ALLERGY, RESPIRATORY
Keep Asthma, Allergies at Bay for the Holidays
Using Music and Sports to Improve Kids' Asthma
Know Your Asthma Triggers
ALTERNATIVE MEDICINE
Taking the Mystery Out of Hypnotherapy
Yoga May Bring Calm to Breast Cancer Treatment
Relaxation Tapes or Mozart Lower Blood Pressure
ANIMAL CARE
'Comfort Dogs' Come to Emotional Rescue
Beware of Dog Bites
Animals Respond to Acupuncture's Healing Touch
BONES & JOINTS
Rheumatoid Arthritis May Harm Gums
More Faces Being Spared in Motor Vehicle Accidents
Backpack Safety Should Be on Back-to-School Lists
CANCER
Want to Stop Cancer? You Can, Experts Say
Seaweed May Help Treat Lymphoma
More Cancer Tests Mean More False-Positive Results
CAREGIVING
Hospital Practices Influence Which Moms Will Breast-Feed
Caregivers Face Multiple Strains Tending Older Parents
Acute Respiratory Distress Syndrome as Deadly as Ever
CIRCULATORY SYSTEM
Bye, Bye Back Fat?
Review Confirms Links Between Diet, Heart Health
Secondhand Smoke Quickly Affects Blood Vessels
COSMETIC
Mouse Study Finds Molecule That Tells Hair to Grow
With Psoriasis, the Internet May Offer Hope
New Genetic Links to Baldness Discovered
DENTAL, ORAL
Acid Drinks Blamed for Increase in Tooth Erosion
Laser Technology Spots Cavities Before They Start
Acupuncture May Ease Anxiety Over Dental Work
DIABETES
Arthritis Hits More Than Half of Diabetics
Whole Grains Take a Bite Out of Type 2 Diabetes Risk
Treatment for Type 2 Diabetes Updated
DIET, NUTRITION
Go Healthy, Not Hungry for Holiday Eating
Eat Light - Live Longer
Vitamin D Vital for the Heart
DISABILITIES
Could Your Cell Phone Help Shield You From Alzheimer's?
Review Finds Marijuana May Help MS Patients
ENVIRONMENTAL HEALTH
Prenatal Exposure to Traffic Pollution May Lead to Asthma
Gene Mutation May Cause Some Cases of Seasonal Affective Disorder
Skin Woes Take Toll on U.S. Combat Troops
EYE CARE, VISION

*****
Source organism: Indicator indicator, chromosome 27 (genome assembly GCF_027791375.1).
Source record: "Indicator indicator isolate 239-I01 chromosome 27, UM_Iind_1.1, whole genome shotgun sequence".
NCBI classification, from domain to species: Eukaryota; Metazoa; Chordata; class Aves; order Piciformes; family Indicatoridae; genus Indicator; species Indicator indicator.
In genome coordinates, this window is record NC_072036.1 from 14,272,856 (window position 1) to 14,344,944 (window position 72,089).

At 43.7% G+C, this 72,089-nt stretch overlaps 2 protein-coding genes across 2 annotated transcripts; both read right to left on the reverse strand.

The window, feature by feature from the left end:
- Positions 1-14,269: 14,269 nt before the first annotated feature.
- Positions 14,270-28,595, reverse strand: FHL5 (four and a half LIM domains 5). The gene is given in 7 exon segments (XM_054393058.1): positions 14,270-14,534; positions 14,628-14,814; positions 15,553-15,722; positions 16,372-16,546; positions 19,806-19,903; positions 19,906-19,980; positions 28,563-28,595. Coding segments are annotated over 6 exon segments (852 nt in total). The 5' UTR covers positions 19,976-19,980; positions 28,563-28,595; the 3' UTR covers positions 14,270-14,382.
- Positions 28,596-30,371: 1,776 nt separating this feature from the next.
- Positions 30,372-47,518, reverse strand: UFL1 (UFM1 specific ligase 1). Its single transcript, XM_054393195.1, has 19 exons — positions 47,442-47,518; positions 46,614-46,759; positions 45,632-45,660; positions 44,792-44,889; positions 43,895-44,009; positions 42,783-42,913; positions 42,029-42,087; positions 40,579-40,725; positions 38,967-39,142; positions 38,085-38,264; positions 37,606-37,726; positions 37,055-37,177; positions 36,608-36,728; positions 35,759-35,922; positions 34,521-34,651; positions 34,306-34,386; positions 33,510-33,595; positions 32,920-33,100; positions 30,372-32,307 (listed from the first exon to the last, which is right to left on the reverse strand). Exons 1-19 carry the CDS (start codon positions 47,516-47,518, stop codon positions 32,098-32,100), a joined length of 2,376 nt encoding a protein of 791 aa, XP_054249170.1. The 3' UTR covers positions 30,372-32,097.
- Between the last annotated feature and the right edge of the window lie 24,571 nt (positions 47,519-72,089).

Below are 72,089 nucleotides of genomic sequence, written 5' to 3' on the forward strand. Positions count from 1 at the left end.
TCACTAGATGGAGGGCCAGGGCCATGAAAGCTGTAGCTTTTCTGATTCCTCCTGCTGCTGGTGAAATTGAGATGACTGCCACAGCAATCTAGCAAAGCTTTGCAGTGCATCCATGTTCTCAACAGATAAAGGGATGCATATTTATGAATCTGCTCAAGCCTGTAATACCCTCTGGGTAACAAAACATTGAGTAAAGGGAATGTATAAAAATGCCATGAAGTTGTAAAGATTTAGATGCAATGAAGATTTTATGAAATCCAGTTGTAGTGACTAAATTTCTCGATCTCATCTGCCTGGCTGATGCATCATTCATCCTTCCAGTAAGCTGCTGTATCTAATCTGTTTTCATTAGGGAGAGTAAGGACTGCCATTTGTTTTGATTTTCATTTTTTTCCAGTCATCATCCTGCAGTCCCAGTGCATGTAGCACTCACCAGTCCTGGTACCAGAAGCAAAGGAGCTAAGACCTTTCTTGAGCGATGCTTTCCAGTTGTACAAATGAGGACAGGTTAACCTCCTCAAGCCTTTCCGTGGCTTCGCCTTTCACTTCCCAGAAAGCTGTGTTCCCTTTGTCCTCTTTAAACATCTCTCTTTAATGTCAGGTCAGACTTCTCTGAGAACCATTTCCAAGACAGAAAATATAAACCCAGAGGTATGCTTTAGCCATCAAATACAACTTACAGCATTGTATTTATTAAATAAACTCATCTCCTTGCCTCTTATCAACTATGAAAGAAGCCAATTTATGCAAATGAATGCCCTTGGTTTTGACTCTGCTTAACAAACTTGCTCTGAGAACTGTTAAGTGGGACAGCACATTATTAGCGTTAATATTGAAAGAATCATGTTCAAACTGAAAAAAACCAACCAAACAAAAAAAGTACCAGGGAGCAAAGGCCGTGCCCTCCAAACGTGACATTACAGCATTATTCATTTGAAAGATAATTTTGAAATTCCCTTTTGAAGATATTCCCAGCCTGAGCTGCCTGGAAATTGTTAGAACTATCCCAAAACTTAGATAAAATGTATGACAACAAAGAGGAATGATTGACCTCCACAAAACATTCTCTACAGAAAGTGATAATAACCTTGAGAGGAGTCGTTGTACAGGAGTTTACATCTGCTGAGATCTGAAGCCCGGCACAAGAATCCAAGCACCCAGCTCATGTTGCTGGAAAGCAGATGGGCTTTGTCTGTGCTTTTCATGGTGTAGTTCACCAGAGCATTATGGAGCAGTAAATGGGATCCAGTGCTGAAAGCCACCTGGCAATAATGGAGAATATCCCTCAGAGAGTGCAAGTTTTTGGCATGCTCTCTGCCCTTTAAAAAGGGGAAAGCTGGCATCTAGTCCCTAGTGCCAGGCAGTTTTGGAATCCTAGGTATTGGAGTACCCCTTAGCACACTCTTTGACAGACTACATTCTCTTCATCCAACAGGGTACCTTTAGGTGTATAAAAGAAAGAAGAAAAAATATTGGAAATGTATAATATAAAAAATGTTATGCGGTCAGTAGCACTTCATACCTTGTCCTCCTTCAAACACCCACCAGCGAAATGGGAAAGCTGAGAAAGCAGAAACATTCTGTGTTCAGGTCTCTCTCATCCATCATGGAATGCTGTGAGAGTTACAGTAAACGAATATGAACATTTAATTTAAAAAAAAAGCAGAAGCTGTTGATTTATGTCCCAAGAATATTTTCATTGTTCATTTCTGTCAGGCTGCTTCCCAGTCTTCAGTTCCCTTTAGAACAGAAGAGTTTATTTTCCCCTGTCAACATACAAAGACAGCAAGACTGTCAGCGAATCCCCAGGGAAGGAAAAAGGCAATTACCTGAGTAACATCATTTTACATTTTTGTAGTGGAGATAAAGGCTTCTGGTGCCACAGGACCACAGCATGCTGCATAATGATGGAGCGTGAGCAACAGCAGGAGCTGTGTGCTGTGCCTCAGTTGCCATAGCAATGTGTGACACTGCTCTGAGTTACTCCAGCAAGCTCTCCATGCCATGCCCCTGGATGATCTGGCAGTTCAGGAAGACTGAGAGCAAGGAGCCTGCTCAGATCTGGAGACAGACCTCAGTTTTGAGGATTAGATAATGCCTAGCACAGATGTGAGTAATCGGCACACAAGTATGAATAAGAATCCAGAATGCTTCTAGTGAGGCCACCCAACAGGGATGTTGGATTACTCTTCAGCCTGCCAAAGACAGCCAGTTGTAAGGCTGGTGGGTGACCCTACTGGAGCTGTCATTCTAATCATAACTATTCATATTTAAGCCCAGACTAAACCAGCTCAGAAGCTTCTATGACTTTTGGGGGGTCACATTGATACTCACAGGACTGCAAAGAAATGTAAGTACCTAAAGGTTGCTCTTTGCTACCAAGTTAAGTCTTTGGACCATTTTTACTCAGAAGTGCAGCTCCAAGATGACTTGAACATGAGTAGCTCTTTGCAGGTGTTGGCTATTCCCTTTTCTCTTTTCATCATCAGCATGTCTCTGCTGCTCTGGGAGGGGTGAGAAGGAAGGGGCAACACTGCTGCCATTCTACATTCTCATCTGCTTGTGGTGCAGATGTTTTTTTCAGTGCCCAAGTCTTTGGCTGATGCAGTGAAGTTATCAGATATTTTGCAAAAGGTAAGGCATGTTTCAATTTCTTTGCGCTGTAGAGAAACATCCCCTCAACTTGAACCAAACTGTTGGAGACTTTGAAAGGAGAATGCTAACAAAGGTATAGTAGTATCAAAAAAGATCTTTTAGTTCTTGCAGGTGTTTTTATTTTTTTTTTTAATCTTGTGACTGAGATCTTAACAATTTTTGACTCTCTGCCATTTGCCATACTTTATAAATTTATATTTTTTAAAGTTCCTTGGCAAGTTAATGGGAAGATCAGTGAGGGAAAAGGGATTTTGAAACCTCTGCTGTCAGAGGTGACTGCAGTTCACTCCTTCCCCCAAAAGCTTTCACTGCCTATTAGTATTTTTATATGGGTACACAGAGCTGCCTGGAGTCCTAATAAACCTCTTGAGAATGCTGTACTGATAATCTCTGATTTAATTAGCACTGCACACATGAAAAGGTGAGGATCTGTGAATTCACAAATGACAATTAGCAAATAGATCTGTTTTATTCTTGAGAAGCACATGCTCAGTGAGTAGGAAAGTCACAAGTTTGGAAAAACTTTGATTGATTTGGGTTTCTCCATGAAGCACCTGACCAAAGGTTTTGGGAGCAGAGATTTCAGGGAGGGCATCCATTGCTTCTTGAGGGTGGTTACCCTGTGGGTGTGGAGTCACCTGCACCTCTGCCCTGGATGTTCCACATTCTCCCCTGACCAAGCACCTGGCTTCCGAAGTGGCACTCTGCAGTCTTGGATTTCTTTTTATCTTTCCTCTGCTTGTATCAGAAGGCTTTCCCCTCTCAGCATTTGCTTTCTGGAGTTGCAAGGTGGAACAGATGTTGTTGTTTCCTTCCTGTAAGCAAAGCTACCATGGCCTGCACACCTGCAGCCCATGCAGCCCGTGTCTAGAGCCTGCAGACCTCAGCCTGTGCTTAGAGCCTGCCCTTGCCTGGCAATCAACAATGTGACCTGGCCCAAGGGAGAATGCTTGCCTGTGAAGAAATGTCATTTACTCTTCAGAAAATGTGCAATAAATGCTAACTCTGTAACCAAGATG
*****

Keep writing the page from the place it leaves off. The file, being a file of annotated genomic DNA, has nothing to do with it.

Protein Might One Day Prevent Blindness
Time Teaches Brain to Recognize Objects
Kids' Eye Injuries From Golf Clubs Rare But Severe
FITNESS
Super Bowl Loss Can 'Kill' Some Fans
Avoiding a Holiday Season of Discontent
Higher Fitness Levels Tied to Lower Heart, Death Risks
GASTROINTESTINAL PROBLEMS
Soothing Imagery May Help Rid Some Kids of Stomach Pain
Traditional Nonsurgical GERD Treatments Not Impressive
Gum Chewing May Speed Colon Surgery Recovery
GENERAL HEALTH
Winter's Bitter Cold Poses Health Dangers
Soluble Fiber, But Not Bran, Soothes Irritable Bowel
Poor Restroom Cleaning Causes Cruise-Ship Sickness
HEAD & NECK
Many Children Will Outgrow Headaches
Ski Helmets Encouraged for All
Zen May Thicken Brain, Thwart Pain
HEALTH & TECHNOLOGY
'Cell Phone Elbow' -- A New Ill for the Wired Age
'Comfort Dogs' Come to Emotional Rescue
Magnet Therapy May Ease Hard-to-Treat Depression
HEARING
Noise Hurts Men's Hearing More, Study Shows
Summer Sounds Can Lead to Hearing Loss
HEART & CARDIOVASCULAR
A Little Chocolate May Do the Heart Good
Chinese Red Yeast Rice May Prevent Heart Attack
Laughter Can Boost Heart Health
INFECTIOUS DISEASE
Hand Washing 10 Times a Day May Help Keep Flu Away
Swine Flu Now Reported in All 50 States
Swine Flu Is Now a Pandemic Says W.H.O.
INFERTILITY
Obesity May Affect Fertility in Young Womene
KID'S HEALTH
Pool Chemicals Raise Kids Allergy, Asthma Risk
Breast-Feeding May Protect a Woman's Heart
Babies Who Eat Fish Lower Eczema Risk
MEN'S HEALTH
Sunlight May Help Protect Men From Kidney Cancer